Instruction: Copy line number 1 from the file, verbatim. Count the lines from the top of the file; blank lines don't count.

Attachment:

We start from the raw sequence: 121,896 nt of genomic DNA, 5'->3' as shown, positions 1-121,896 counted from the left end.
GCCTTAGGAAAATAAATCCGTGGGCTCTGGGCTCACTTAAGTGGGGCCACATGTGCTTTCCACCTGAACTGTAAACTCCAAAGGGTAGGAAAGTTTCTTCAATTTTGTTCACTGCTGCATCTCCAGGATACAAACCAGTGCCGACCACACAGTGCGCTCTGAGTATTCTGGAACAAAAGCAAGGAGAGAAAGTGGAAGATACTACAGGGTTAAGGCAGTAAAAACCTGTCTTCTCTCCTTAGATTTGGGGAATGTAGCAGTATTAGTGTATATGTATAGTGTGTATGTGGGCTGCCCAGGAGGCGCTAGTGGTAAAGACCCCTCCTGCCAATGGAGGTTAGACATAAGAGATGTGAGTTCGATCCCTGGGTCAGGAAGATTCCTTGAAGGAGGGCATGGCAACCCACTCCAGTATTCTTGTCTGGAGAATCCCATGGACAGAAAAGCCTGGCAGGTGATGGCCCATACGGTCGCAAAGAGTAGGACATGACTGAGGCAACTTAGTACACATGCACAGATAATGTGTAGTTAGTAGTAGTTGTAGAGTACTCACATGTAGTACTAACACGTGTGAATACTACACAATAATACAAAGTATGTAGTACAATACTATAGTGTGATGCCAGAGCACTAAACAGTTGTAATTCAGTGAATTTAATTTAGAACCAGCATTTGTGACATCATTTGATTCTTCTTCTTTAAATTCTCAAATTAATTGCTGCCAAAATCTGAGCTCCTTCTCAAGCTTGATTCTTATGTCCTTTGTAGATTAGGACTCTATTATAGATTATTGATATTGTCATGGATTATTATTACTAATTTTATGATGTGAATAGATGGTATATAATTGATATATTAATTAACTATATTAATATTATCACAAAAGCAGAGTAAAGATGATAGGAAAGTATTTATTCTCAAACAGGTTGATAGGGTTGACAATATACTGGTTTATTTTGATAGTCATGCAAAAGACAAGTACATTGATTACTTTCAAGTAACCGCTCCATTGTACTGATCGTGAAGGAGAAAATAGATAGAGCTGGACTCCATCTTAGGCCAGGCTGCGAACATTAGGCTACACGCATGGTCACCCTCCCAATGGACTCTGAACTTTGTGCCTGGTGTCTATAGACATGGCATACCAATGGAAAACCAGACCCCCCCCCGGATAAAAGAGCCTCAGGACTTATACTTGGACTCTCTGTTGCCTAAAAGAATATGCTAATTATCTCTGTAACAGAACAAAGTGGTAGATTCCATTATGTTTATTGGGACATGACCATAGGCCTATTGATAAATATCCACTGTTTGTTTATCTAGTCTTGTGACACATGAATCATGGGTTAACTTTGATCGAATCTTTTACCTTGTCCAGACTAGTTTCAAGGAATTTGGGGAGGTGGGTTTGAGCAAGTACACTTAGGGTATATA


We start from the raw sequence: 121,896 nt of genomic DNA, 5'->3' as shown, positions 1-121,896 counted from the left end.